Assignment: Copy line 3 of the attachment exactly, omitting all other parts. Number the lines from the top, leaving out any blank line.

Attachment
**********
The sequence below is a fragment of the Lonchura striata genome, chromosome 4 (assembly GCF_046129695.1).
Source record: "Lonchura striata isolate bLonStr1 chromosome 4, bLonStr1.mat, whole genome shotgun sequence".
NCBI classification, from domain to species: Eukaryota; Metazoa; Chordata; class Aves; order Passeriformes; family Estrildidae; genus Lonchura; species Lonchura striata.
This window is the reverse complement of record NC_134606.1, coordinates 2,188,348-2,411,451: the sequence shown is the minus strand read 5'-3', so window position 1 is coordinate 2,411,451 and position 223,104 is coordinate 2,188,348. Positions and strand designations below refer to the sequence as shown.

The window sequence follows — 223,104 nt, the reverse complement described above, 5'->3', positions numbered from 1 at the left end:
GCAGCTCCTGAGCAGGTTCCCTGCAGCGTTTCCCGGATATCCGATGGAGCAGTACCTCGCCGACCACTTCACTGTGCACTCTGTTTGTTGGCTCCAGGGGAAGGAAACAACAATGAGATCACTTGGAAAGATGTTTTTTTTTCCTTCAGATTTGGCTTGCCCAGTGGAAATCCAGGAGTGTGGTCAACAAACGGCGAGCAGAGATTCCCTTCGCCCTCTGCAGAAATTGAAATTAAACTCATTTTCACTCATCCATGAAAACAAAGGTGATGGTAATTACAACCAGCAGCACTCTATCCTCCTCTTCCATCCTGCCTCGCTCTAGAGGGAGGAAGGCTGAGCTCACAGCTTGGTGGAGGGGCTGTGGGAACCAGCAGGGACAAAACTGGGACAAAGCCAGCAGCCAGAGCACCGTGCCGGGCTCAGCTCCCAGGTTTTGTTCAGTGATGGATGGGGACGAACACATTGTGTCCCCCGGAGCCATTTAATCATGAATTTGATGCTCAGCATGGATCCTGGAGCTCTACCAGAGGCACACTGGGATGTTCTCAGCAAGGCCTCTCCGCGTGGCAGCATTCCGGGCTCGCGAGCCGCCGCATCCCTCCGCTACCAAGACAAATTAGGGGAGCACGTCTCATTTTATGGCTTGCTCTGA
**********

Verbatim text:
NCBI classification, from domain to species: Eukaryota; Metazoa; Chordata; class Aves; order Passeriformes; family Estrildidae; genus Lonchura; species Lonchura striata.